Today’s stop on our world tour of true strange stuff: two “human lightning rods.” The first is Roy Sullivan, a bear smacking park ranger who survived being struck by lightning seven times. Who else ever (quite reasonably) kept a bucket of water handy in his truck for when his hair caught on fire? 


Roy Cleveland Sullivan (February 7, 1912 – September 28, 1983) was a United States park ranger in Shenandoah National Park in Virginia. Between 1942 and 1977, Sullivan was hit by lightning on seven different occasions and survived all of them. For this reason, he gained a nickname “Human Lightning Conductor” and “Human Lightning Rod”. Sullivan is recognized by Guinness World Records as the person struck by lightning more recorded times than any other human being. In [a] photo of him … a prominent burn mark is visible on his ranger hat.

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The details are an astounding read. 

The first documented lightning strike of Sullivan occurred in April 1942. He was hiding from a thunderstorm in a fire lookout tower. The tower was newly built and had no lightning rod at the time; it was hit seven or eight times. Inside the tower, “fire was jumping all over the place”. Sullivan ran out and just a few feet away received what he considered to be his worst lightning strike. It burned a half-inch strip all along his right leg, hit his toe, and left a hole in his shoe.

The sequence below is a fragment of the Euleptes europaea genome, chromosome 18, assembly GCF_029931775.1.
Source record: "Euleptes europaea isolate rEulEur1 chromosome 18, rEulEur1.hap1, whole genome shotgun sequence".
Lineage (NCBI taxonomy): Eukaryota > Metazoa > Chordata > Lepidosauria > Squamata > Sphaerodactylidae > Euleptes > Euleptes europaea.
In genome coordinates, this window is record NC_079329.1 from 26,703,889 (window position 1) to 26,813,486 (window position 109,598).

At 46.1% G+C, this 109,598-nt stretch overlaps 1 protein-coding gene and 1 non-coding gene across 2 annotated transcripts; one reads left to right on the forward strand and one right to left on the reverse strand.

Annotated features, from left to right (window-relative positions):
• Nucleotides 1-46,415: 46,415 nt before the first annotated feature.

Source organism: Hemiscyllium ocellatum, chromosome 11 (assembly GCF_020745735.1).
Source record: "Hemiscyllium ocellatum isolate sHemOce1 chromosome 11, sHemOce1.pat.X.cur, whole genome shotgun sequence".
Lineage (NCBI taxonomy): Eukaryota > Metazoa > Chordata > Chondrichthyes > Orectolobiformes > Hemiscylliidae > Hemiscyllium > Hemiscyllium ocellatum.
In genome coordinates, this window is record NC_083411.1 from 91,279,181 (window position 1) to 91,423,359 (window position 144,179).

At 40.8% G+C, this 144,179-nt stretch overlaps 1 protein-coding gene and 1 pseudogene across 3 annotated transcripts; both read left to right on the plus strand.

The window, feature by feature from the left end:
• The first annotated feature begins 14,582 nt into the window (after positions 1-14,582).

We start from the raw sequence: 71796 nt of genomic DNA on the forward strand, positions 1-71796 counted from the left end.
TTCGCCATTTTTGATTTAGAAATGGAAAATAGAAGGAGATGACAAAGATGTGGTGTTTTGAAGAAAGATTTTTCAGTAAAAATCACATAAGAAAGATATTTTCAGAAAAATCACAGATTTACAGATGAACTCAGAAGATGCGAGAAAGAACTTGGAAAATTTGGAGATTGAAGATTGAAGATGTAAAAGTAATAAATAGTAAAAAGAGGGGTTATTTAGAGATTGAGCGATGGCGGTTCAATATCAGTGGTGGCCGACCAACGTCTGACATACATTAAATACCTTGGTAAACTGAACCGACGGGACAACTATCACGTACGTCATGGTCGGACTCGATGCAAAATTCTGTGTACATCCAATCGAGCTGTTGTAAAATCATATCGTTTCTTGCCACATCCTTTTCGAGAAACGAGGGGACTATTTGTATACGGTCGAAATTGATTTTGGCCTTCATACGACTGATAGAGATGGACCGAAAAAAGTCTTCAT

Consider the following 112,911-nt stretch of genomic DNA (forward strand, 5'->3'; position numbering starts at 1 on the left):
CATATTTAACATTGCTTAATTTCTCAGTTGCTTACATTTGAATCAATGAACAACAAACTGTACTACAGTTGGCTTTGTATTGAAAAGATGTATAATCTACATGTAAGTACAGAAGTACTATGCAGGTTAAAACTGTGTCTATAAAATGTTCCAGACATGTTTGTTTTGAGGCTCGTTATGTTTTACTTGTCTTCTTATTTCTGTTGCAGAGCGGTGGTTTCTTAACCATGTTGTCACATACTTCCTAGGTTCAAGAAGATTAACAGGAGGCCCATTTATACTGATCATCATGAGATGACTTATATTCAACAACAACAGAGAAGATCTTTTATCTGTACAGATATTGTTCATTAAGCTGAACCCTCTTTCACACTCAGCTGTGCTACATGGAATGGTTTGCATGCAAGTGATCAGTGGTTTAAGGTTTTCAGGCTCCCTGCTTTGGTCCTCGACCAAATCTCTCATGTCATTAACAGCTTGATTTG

He was hit again in July 1969. Unusually, he was hit while in his truck, driving on a mountain road—the metal body of a vehicle normally protects people in cases such as this by acting as a Faraday cage. The lightning first hit nearby trees and was deflected into the open window of the truck. The strike knocked Sullivan unconscious and burned off his eyebrows and eyelashes, and set his hair on fire. The uncontrolled truck kept moving until it stopped near a cliff edge.

In 1970, Sullivan was struck while in his front yard. The lightning hit a nearby power transformer and from there jumped to his left shoulder, searing it.

In 1972, Sullivan was working inside a ranger station in Shenandoah National Park when another strike occurred. It set his hair on fire; he tried to smother the flames with his jacket. He then rushed to the restroom, but couldn’t fit under the water tap and so used a wet towel instead. Although he never was a fearful man, after the fourth strike he began to believe that some force was trying to destroy him and he acquired a fear of death. For months, whenever he was caught in a storm while driving his truck, he would pull over and lie down on the front seat until the storm passed. He also began to believe that he would somehow attract lightning even if he stood in a crowd of people, and carried a can of water with him in case his hair was set on fire.

On August 7, 1973, while he was out on patrol in the park, Sullivan saw a storm cloud forming and drove away quickly. But the cloud, he said later, seemed to be following him. When he finally thought he had outrun it, he decided it was safe to leave his truck. Soon after, he was struck by a lightning bolt. Sullivan stated that he actually saw the bolt that hit him. The lightning set his hair on fire, moved down his left arm and left leg and knocked off his shoe. It then crossed over to his right leg just below the knee. Still conscious, Sullivan crawled to his truck and poured the can of water, which he always kept there, over his head, which was on fire.

The next strike, on June 5, 1976, injured his ankle. It was reported that he saw a cloud, thought that it was following him, tried to run away, but was struck anyway.